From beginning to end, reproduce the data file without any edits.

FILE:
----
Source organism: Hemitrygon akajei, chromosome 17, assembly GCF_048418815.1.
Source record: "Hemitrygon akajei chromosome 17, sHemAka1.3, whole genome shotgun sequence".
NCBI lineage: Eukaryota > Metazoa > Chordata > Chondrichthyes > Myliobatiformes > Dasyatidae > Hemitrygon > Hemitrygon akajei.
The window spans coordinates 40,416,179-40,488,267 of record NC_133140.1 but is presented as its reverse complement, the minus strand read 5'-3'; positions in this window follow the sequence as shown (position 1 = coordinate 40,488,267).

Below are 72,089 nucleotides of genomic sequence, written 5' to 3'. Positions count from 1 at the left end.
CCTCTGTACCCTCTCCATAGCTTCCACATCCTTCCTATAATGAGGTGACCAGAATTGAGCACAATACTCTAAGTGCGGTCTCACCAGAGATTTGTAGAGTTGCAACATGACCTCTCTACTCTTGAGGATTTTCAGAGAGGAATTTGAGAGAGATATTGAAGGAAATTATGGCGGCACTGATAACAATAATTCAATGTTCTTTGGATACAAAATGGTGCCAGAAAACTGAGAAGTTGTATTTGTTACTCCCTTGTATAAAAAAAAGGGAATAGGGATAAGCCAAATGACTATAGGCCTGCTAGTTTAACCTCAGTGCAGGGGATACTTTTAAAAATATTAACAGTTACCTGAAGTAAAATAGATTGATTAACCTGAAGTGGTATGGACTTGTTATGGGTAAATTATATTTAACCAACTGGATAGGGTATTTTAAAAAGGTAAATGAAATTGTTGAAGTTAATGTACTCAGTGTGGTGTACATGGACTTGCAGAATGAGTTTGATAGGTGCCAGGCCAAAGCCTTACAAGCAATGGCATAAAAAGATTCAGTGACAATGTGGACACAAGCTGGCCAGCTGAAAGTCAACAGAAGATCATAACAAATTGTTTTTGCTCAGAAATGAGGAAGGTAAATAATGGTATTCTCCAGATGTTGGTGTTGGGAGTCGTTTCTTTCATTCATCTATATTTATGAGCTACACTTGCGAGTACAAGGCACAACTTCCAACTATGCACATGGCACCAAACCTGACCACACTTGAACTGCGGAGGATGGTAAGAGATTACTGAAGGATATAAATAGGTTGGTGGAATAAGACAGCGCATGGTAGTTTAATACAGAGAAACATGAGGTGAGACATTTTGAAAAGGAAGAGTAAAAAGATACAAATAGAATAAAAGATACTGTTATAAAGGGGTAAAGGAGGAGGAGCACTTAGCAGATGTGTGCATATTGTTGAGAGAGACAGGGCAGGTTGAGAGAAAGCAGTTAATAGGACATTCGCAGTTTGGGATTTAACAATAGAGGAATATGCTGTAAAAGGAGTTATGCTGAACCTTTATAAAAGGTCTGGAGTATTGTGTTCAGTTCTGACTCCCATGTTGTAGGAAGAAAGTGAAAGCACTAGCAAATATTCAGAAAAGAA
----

Source organism: Hemitrygon akajei, chromosome 17, assembly GCF_048418815.1.
Source record: "Hemitrygon akajei chromosome 17, sHemAka1.3, whole genome shotgun sequence".
NCBI lineage: Eukaryota > Metazoa > Chordata > Chondrichthyes > Myliobatiformes > Dasyatidae > Hemitrygon > Hemitrygon akajei.
The window spans coordinates 40,416,179-40,488,267 of record NC_133140.1 but is presented as its reverse complement, the minus strand read 5'-3'; positions in this window follow the sequence as shown (position 1 = coordinate 40,488,267).

Below are 72,089 nucleotides of genomic sequence, written 5' to 3'. Positions count from 1 at the left end.
CCTCTGTACCCTCTCCATAGCTTCCACATCCTTCCTATAATGAGGTGACCAGAATTGAGCACAATACTCTAAGTGCGGTCTCACCAGAGATTTGTAGAGTTGCAACATGACCTCTCTACTCTTGAGGATTTTCAGAGAGGAATTTGAGAGAGATATTGAAGGAAATTATGGCGGCACTGATAACAATAATTCAATGTTCTTTGGATACAAAATGGTGCCAGAAAACTGAGAAGTTGTATTTGTTACTCCCTTGTATAAAAAAAAGGGAATAGGGATAAGCCAAATGACTATAGGCCTGCTAGTTTAACCTCAGTGCAGGGGATACTTTTAAAAATATTAACAGTTACCTGAAGTAAAATAGATTGATTAACCTGAAGTGGTATGGACTTGTTATGGGTAAATTATATTTAACCAACTGGATAGGGTATTTTAAAAAGGTAAATGAAATTGTTGAAGTTAATGTACTCAGTGTGGTGTACATGGACTTGCAGAATGAGTTTGATAGGTGCCAGGCCAAAGCCTTACAAGCAATGGCATAAAAAGATTCAGTGACAATGTGGACACAAGCTGGCCAGCTGAAAGTCAACAGAAGATCATAACAAATTGTTTTTGCTCAGAAATGAGGAAGGTAAATAATGGTATTCTCCAGATGTTGGTGTTGGGAGTCGTTTCTTTCATTCATCTATATTTATGAGCTACACTTGCGAGTACAAGGCACAACTTCCAACTATGCACATGGCACCAAACCTGACCACACTTGAACTGCGGAGGATGGTAAGAGATTACTGAAGGATATAAATAGGTTGGTGGAATAAGACAGCGCATGGTAGTTTAATACAGAGAAACATGAGGTGAGACATTTTGAAAAGGAAGAGTAAAAAGATACAAATAGAATAAAAGATACTGTTATAAAGGGGTAAAGGAGGAGGAGCACTTAGCAGATGTGTGCATATTGTTGAGAGAGACAGGGCAGGTTGAGAGAAAGCAGTTAATAGGACATTCGCAGTTTGGGATTTAACAATAGAGGAATATGCTGTAAAAGGAGTTATGCTGAACCTTTATAAAAGGTCTGGAGTATTGTGTTCAGTTCTGACTCCCATGTTGTAGGAAGAAAGTGAAAGCACTAGCAAATATTCAGAAAAGAA